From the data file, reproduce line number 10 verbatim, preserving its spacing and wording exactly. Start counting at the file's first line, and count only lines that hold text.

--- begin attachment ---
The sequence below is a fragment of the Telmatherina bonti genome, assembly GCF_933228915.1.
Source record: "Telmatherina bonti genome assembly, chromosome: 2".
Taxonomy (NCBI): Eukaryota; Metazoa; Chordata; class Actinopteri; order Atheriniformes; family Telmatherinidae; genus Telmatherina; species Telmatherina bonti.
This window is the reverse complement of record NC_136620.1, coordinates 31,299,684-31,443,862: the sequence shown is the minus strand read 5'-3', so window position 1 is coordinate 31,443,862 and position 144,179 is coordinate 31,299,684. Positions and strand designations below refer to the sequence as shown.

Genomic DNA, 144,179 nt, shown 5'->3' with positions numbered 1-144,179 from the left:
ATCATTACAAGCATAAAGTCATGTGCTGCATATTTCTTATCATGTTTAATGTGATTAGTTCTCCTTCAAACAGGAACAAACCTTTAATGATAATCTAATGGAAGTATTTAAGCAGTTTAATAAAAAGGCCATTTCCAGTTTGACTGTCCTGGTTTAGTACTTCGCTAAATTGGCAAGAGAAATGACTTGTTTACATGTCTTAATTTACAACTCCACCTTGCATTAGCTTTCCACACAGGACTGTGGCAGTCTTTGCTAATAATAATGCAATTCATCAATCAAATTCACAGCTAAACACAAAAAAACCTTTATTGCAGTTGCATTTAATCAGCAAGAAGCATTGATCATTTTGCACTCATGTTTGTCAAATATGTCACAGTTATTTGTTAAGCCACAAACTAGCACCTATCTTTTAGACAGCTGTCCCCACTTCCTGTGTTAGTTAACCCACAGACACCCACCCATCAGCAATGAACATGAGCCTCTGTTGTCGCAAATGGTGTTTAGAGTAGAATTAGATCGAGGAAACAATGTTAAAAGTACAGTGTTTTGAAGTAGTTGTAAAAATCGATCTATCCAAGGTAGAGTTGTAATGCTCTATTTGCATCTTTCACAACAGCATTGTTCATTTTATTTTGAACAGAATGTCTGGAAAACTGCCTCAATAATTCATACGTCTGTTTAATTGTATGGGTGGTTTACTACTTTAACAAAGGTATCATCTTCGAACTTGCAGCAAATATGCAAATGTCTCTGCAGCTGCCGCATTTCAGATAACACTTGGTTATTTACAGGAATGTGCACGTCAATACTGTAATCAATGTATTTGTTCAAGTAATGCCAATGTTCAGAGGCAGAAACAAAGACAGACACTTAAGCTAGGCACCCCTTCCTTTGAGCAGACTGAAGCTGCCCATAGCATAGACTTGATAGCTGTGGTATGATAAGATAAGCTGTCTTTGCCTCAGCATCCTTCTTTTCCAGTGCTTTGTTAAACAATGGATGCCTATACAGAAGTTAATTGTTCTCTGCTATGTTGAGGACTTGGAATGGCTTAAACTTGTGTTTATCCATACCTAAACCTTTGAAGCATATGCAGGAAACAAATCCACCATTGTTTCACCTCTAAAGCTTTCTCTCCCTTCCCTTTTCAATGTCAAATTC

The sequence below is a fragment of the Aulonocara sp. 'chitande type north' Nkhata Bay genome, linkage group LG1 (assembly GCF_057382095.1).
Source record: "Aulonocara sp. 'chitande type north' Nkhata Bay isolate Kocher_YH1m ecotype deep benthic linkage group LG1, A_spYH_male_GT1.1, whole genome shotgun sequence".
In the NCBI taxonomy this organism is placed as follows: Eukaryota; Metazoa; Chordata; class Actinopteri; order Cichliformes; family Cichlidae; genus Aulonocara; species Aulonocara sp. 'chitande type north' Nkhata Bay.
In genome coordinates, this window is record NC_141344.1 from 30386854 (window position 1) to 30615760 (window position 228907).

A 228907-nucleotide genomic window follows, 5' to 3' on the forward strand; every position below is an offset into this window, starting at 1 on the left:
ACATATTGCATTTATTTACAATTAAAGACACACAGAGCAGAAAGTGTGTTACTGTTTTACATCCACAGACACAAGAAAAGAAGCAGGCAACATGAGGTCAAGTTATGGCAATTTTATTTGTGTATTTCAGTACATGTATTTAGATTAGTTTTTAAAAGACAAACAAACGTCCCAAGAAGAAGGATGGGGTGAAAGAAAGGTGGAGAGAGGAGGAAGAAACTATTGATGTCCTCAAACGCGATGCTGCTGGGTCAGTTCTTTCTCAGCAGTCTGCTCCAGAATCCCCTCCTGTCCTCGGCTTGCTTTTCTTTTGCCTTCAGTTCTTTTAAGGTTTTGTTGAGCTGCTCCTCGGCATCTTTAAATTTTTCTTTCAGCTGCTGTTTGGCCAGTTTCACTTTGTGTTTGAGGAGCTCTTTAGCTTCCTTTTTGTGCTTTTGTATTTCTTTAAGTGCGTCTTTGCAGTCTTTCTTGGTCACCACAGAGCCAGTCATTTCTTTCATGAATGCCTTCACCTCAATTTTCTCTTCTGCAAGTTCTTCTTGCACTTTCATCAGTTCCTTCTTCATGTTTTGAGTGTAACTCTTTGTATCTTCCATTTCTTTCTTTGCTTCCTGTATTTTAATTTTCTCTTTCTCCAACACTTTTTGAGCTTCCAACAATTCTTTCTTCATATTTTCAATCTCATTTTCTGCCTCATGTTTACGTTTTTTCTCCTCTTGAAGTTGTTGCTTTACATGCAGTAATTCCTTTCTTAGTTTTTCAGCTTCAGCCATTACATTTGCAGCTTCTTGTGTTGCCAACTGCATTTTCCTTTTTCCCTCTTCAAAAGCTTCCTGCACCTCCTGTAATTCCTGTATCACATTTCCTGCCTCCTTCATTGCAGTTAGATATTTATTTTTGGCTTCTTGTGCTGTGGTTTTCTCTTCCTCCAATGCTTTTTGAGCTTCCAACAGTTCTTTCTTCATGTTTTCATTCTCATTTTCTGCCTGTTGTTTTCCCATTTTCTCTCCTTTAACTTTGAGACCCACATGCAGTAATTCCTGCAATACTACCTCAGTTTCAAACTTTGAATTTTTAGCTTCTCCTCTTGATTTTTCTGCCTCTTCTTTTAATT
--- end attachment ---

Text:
In genome coordinates, this window is record NC_141344.1 from 30386854 (window position 1) to 30615760 (window position 228907).